Each year, Zonta International offers awards and scholarships for Young Women in Public Affairs, which recognise women with leadership skills and who are involved in public service and civic causes. Each club offers one prize, and awardees are then eligible to compete for the district and possibly even international awards.
In 2018 the Zonta Club of Sydney awarded our YWPA prize to Jeanne Shu, who visited us and impressed us all at our October meeting talking about her multiple achievements. To hear more about Jeanne and her passions, as well as her career aspirations, keep reading!
ZCS – When did you first become interested in policy and politics?
JS – Whether they are aware of it or not, everyone is interested in policy and politics, or at least are interested in its consequences. If you have just one thing that you are deeply passionate about, chances are there are a body of policies and individuals who govern over it. I became interested in policy upon the personal realisation of ‘the personal is political’ as coined by the second-wave feminist movement. The issues in our private sphere are innately a reflection of the concerns established in politics. To me, caring about what happens to those in need, or our families, or our future selves inevitably involves engagement with politics.
ZCS – Tell us about your experiences in the My First Speech competition and Youth Advisory committee.
JS – In Year 12, I was also fortunate to participate in the Federal Parliament of Australia My First Speech program that allowed me to post a mock maiden speech concerning an issue that was of key pertinence to my local government. Amidst the early day sentiments of the Trump administration and the revival of the One Nation Party last year, I was compelled to speak about multiculturalism, especially giving a testament of my local government of Auburn which is the most multicultural local government area in Australia. To me, it was particularly interesting how the impact of social policy permeated into everyday dialogue, how the rising concerns of national security has infiltrated how we speak in our backyards to condemn the lives of some Australians on the grounds of race, ethnic origin or religion. As a finalist of this program, I was truly fortunate that my speech was able to reach an audience of federal and state government representatives.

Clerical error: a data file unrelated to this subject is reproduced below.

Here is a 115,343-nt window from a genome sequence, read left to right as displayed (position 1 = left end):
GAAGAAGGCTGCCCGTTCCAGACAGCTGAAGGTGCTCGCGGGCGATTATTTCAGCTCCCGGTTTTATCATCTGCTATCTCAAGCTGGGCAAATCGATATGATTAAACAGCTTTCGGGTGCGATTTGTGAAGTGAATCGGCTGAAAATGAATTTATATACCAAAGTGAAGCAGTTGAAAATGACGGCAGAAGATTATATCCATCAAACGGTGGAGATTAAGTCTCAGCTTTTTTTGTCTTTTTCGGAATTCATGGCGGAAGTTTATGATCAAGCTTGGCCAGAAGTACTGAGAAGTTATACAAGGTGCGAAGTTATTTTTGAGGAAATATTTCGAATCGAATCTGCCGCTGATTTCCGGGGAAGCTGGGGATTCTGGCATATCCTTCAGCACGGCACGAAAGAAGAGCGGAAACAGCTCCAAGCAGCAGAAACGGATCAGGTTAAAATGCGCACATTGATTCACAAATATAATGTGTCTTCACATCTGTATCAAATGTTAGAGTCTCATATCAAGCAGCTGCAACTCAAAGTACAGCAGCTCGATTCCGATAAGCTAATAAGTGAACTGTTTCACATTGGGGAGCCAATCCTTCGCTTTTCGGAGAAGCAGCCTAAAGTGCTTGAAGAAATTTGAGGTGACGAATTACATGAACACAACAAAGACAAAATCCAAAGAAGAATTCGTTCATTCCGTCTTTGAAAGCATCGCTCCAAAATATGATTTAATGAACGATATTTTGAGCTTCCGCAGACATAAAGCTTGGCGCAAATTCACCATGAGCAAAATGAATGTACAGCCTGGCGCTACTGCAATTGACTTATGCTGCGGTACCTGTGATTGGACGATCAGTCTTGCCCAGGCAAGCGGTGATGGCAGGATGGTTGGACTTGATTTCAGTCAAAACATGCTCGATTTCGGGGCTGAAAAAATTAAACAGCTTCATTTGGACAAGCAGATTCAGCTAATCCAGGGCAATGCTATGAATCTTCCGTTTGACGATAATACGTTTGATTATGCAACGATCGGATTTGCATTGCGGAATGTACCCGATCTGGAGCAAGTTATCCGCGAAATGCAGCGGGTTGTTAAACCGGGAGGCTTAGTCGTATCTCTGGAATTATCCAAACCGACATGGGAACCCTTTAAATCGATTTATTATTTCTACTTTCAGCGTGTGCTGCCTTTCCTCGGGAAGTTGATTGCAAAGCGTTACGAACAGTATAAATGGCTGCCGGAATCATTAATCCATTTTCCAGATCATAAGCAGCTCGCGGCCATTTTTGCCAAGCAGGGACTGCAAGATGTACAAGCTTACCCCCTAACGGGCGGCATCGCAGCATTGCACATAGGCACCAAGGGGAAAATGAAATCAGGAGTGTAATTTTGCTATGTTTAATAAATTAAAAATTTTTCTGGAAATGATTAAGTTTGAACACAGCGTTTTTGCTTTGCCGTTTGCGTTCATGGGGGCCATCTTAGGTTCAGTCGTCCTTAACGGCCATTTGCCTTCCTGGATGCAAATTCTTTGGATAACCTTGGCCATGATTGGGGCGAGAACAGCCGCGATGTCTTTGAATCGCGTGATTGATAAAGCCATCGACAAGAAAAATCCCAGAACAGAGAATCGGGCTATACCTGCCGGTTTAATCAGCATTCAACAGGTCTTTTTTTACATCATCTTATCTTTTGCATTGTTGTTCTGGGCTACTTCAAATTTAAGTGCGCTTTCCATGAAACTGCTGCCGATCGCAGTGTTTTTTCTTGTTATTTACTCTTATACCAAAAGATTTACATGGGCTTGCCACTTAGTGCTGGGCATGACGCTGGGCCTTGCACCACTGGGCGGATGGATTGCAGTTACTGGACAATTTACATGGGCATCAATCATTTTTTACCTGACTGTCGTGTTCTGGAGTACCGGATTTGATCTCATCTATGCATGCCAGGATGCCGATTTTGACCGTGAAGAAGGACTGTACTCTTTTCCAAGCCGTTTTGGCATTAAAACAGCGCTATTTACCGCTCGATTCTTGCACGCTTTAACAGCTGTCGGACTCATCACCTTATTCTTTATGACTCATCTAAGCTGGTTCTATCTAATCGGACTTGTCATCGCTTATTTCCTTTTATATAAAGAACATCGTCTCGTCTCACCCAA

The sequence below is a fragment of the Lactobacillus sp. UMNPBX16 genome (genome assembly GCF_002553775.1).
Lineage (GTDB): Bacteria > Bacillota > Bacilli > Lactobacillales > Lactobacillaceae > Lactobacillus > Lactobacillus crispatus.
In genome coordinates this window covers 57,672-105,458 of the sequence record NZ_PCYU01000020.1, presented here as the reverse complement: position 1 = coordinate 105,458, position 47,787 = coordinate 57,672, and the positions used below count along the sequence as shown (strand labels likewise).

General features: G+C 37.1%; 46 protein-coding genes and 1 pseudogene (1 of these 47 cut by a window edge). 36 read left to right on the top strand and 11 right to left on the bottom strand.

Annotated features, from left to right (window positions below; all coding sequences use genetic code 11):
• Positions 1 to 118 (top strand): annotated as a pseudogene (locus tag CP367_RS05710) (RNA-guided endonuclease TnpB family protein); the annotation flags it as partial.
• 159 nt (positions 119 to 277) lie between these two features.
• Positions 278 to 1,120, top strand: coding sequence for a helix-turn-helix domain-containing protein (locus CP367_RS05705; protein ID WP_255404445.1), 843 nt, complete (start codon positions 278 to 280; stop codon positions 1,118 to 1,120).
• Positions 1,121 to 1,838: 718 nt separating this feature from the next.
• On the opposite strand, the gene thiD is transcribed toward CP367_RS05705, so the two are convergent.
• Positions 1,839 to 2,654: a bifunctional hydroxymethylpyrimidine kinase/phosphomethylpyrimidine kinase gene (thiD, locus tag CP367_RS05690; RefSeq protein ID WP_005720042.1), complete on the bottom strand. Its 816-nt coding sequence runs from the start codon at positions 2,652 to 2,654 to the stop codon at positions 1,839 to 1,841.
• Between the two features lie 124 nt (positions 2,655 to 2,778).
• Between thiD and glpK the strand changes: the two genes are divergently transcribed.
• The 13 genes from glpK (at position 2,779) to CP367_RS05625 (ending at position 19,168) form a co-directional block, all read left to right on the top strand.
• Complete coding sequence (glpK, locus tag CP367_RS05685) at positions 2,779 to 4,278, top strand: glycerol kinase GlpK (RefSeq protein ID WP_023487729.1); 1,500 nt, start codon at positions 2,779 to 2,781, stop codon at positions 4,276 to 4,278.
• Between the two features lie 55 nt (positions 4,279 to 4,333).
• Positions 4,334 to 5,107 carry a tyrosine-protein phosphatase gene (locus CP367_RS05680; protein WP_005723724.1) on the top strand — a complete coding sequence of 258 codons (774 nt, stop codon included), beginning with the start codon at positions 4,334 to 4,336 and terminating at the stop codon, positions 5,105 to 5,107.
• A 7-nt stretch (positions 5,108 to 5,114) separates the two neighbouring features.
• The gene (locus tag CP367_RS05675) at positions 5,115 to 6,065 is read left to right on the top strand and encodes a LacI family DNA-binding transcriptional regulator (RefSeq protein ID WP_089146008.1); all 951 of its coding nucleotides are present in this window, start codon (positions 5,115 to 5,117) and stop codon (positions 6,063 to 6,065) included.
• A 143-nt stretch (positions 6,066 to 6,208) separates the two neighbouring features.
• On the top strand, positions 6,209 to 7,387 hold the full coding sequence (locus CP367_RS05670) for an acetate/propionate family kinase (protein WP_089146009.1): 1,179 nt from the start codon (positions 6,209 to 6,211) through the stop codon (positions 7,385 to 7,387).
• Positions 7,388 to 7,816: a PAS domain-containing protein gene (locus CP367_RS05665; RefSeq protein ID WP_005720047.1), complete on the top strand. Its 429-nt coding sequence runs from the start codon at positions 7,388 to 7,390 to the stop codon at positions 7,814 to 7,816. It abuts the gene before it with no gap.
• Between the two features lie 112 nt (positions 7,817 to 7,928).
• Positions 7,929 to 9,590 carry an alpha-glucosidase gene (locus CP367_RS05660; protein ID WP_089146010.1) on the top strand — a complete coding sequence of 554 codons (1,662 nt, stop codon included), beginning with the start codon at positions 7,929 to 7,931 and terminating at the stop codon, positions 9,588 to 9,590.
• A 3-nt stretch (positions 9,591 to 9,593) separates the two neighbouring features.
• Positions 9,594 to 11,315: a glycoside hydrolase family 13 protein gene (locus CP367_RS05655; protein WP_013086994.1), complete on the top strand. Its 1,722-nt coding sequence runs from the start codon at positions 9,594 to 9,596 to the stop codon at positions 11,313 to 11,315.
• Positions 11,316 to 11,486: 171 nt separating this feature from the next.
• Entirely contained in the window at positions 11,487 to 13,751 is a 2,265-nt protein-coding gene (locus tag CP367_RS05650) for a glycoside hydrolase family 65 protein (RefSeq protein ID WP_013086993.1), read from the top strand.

In my local community, I volunteered as a member of the Auburn Youth Advisory Collective that collaborates with local council on projects to improve the wellbeing of youth and advise on issues of public policy which are felt to directly affect young people in the LGA. A major project was our ‘Mad Hatters Tea Party’, inspired by the theme of ‘We’re all mad here’ in Alice in Wonderland, that is a morning tea event for high school students aiming to stimulate conversation about mental health that is taboo in the dominant cultures in Auburn. Through AYAC, I also had the opportunity to participate in forming the inaugural Cumberland Council Youth Strategy with the aim that the amalgamated council would be the best council for young people.
ZCS – Why did you apply for the Zonta Young Women in Public Affairs Award?
JS – Having a passion already comes with its rewards and thus to be recognised for one is entirely a privilege. I was introduced to the Zonta Young Women in Public Affairs Award when I was browsing through internship and job opportunities on 1Scope. With the award being about a passion for public service and resonating with Zonta’s message about women supporting women, I decided to give it a shot an apply for it.
ZCS – Tell us more about your involvement in the Kind Necessities charity.
JS – I’m now involved in a youth-run charity called KindNecessities that supports refugee women through providing those in need with sanitary necessities, basic hygiene products and education and provokes discussion surrounding female hygiene through primary and high school education workshops. It has been empowering to be supporting this amazing grassroots charity which highlights a fundamental part of a woman, and yet a routine that is overlooked for refugee women and local women in need who lack access to basic feminine hygiene products.
Our current initiative is a fundraiser where by using reusable female hygiene items and documenting our experiences we look to help spark dialogue about periods and bring awareness to the conditions that refugee women face during menstruation, with all profits going to bringing essential sanitary products to women in need. [https://gofundme.com/jeanneforKN for more information]
ZCS – What is next for you?
JS – My next steps forward are looking towards how to fuel my passion for public service in new challenging landscapes. I am fortunate in the Summer holiday to be in Washington DC to undertake an intern placement under Congressman Jim Costa U.S. Representative for California. My work will include attending hearing, researching legislative issues and responding to constituent inquiries. Having this rare opportunity to work in a congressional office is truly something unfathomable growing up in the other side of the world.
ZCS – What are your long term goals?
JS – My long term career goal is to be intimately involved implementing policies that have the potential to shape an individual life or the entire nation. It is easy to spot where change in needed, however to institute positive change into practice would a fulfilling and challenging field.